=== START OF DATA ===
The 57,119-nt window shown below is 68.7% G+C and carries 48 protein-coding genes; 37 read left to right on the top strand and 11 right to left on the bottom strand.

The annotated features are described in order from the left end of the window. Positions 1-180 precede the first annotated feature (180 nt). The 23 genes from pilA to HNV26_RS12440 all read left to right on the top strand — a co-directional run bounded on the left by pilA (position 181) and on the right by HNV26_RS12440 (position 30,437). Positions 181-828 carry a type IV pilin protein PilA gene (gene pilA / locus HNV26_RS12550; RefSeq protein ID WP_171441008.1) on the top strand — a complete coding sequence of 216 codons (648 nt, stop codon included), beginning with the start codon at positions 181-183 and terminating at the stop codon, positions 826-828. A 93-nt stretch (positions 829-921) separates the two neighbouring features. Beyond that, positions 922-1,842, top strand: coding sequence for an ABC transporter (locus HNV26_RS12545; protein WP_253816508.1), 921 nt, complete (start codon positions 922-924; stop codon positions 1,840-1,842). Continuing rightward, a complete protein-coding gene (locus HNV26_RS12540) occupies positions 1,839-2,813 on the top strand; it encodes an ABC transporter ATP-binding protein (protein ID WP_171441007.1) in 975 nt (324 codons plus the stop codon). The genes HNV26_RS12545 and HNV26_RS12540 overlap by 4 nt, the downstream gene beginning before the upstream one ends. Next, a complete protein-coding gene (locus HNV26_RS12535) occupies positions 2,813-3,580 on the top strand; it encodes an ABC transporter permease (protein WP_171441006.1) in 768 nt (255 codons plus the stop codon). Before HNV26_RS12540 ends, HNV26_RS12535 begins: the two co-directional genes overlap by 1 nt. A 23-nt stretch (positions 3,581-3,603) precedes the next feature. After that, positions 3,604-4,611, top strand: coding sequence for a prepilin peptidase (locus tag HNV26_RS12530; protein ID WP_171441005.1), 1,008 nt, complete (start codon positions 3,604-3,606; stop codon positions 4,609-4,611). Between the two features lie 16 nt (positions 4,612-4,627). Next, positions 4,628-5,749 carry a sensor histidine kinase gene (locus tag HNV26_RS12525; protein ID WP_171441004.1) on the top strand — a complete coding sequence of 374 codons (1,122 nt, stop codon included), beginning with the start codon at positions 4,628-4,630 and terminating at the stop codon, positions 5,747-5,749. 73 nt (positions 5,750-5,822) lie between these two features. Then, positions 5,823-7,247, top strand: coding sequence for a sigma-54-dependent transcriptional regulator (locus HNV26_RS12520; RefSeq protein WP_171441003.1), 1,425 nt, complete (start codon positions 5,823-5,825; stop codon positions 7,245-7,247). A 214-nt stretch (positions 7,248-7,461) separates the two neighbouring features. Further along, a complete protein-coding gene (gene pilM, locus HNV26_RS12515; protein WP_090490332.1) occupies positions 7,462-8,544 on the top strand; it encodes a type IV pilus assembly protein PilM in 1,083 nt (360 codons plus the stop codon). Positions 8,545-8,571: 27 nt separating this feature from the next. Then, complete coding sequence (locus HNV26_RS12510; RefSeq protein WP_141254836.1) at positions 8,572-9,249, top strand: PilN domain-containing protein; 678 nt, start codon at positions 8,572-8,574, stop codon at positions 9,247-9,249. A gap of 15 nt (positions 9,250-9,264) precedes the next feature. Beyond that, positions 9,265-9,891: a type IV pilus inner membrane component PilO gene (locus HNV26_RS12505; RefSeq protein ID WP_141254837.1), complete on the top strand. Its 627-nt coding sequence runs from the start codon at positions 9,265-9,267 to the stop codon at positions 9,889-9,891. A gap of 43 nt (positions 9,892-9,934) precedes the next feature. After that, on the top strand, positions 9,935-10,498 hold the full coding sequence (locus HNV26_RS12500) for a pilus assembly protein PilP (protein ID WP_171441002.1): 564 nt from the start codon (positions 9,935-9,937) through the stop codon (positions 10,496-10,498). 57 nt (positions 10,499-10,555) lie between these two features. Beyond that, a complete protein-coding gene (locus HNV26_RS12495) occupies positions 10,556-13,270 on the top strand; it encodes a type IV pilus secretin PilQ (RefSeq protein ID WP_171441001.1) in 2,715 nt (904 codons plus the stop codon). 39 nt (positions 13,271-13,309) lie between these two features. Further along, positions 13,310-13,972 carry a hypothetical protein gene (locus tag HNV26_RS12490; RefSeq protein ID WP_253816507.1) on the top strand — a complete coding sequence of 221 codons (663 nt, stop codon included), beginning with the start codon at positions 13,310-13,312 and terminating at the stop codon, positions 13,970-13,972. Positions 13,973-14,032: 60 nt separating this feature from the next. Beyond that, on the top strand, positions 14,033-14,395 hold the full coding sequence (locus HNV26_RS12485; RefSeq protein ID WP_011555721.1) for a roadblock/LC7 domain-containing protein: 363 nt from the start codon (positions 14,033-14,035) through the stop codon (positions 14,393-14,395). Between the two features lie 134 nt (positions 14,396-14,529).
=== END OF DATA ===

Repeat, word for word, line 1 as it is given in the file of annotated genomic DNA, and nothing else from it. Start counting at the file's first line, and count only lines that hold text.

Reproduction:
The 57,119-nt window shown below is 68.7% G+C and carries 48 protein-coding genes; 37 read left to right on the top strand and 11 right to left on the bottom strand.